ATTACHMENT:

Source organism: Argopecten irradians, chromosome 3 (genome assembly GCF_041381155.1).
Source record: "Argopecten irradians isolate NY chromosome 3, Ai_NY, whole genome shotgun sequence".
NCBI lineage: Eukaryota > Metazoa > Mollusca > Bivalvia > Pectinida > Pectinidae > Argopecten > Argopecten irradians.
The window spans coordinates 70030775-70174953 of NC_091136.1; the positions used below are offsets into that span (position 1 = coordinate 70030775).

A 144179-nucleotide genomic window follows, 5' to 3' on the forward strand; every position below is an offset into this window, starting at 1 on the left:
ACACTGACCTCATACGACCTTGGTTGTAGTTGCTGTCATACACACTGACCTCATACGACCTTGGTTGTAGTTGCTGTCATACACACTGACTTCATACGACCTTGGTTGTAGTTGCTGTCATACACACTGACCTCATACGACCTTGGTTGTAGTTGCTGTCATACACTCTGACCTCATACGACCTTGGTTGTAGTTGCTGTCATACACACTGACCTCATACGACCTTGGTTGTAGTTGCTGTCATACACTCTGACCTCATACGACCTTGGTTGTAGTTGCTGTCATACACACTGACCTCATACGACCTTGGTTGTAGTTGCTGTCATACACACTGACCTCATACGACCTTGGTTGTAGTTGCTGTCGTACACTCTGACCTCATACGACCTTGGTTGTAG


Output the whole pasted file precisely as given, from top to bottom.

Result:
Source organism: Argopecten irradians, chromosome 3 (genome assembly GCF_041381155.1).
Source record: "Argopecten irradians isolate NY chromosome 3, Ai_NY, whole genome shotgun sequence".
NCBI lineage: Eukaryota > Metazoa > Mollusca > Bivalvia > Pectinida > Pectinidae > Argopecten > Argopecten irradians.
The window spans coordinates 70030775-70174953 of NC_091136.1; the positions used below are offsets into that span (position 1 = coordinate 70030775).

A 144179-nucleotide genomic window follows, 5' to 3' on the forward strand; every position below is an offset into this window, starting at 1 on the left:
ACACTGACCTCATACGACCTTGGTTGTAGTTGCTGTCATACACACTGACCTCATACGACCTTGGTTGTAGTTGCTGTCATACACACTGACTTCATACGACCTTGGTTGTAGTTGCTGTCATACACACTGACCTCATACGACCTTGGTTGTAGTTGCTGTCATACACTCTGACCTCATACGACCTTGGTTGTAGTTGCTGTCATACACACTGACCTCATACGACCTTGGTTGTAGTTGCTGTCATACACTCTGACCTCATACGACCTTGGTTGTAGTTGCTGTCATACACACTGACCTCATACGACCTTGGTTGTAGTTGCTGTCATACACACTGACCTCATACGACCTTGGTTGTAGTTGCTGTCGTACACTCTGACCTCATACGACCTTGGTTGTAG